Successfully reported this slideshow.
We use your LinkedIn profile and activity data to personalize ads and to show you more relevant ads. You can change your ad preferences anytime.

Towards software-defined organisations


Published on


Published in: Technology
  • Be the first to comment

  • Be the first to like this

Towards software-defined organisations

  1. 1. Towards Software- Defined Organisations Alexander SAMARIN
  2. 2. • An enterprise architect – from a programmer to a systems architect – have created production systems which work without me • My professional “roles” – “cleaning lady” (at an ICT department) – “peacemaker” (between ICT and the business) – “coordinator” (without formal authority, of course) – “swiss knife” (for solving any potential problem) – “patterns detective” (seeing commons in unique cases) – “assembler” (making unique things from commodities) – “barriers breaker” (always there is a bigger system) 2017-08-15 Towards Software-Defined Organisations 2 About me
  3. 3. • The goal of this talk show how the use of the systems approach to address typical enterprise challenges – an algorithm to generate an organisation’s blueprint – different people in similar situations come to similar solutions and possibly bring innovations – an algorithm to build a bigger enterprise from smaller ones • Management discipline is a coherent set of governing rules for the better management of the organisation functioning in support of the enterprise goals • Applied means that existing scientific knowledge is used to develop more practical applications, like technology or inventions Software-Defined Organisations via systems- approach applied management discipline 2017-08-15 Towards Software-Defined Organisations 3
  4. 4. • Many products but they do not form a system 2017-08-15 Towards Software-Defined Organisations 4 Example 1 – Active Assisted Living (AAL) for people with incapabilities
  5. 5. • Many common goals: sustainable development, better efficiency, resilience, safety and wider support for citizen’s, engagement and participation • Many common technologies: big data, mobile, IoT, etc. • Smart Cities are unique and common at the same time • But current implementation practices are rather disjoint – programmes and projects are, primarily, local initiatives – programmes and projects are considered as technology projects – many independent Smart Cities interest groups – efforts for development of a common vision are insufficient – typical financing patterns do not promote a common vision • There is a systemic problem 2017-08-15 Towards Software-Defined Organisations 5 Example 2 – Smart Cities
  6. 6. 2017-08-15 Towards Software-Defined Organisations 6 Relations between some systems domains IoT Smart manufacturing Smart Homes AAL Smart Cities Smart Energy
  7. 7. • Creation every 4 years of an ad-hoc company with a 5-year life cycle • Contracting key partners (venues, national associations, broadcasters) • Defining the services to be delivered (VIP, broadcast rights, ticketing, etc.) • Developing the organisational structure including one team per venue • Contracting people (including volunteers) and training them • Organising travel, accommodation, logistics, uniforms, etc. for staff and VIPs • Setting-up venues • Operating, i.e. executing, the event (many activities each day) • Dismantling of venues • Post-event placement of volunteers • Liquidation of the ad-hoc company Example 3 — a sports event company 2017-08-15 Towards Software-Defined Organisations 7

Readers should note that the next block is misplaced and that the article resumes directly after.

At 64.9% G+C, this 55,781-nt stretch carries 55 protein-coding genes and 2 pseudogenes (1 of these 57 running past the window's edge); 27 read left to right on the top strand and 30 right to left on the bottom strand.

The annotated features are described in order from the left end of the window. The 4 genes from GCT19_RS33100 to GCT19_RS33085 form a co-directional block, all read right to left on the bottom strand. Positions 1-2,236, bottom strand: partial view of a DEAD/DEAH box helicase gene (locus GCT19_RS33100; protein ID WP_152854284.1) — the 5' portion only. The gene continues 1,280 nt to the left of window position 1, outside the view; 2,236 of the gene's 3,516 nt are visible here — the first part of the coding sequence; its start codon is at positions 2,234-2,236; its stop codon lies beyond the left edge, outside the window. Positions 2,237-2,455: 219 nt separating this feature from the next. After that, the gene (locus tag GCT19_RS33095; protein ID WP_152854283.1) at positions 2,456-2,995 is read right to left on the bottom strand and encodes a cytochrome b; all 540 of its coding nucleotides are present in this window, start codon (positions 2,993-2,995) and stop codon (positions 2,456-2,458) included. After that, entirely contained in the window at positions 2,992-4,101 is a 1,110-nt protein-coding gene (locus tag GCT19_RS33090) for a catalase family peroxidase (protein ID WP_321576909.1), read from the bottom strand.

8. 8. • They are uber-complex real-time systems of cyber- physical, socio-technical and classic IT systems with the following characteristics: – digital data and information in huge volumes – software-intensive – distributed and decentralized – great influence on our society – ability to interact with the physical world – many essential characteristics which are required by design and by default (e.g. security, safety, privacy and resilience) – low cost of operation – short time to market • To build right, good and successful digital systems it is mandatory to think about their architectures 2017-08-15 Towards Software-Defined Organisations 8 Software-Defined Organisations are digital systems
  9. 9. • Business artefacts are available in digital formats (thus formal and machine-executable) • Digital is the master media for business artefacts • Business artefacts can be moved between digital, analogue and physical medias (e.g. with 3D printing and capturing techniques) • Organisation, ecosystem and society “understand” the digital formats for business artefacts • Organisation can transmit, protect, validate, enrich, interpret and manipulate digital business artefacts at their whole life cycle • Organisation knows all the dependencies between its digital business artefacts • Organisation can generate new knowledge from digital business artefacts • Organisation can adapt digital business artefacts (extract, combine, change presentation, convert, etc.) to fit the current needs of a particular customer • People can delegate to "things" (i.e. computers, sensors, actuators, robots, etc.) some routine activities with their business artefacts (e.g. with the use of IoT) • With the progress of IoT, "things" become more capable actors of digital business processes ("things" may form temporary groups to carry out a particular activity) 2017-08-15 Towards Software-Defined Organisations 9 Understanding digital (1)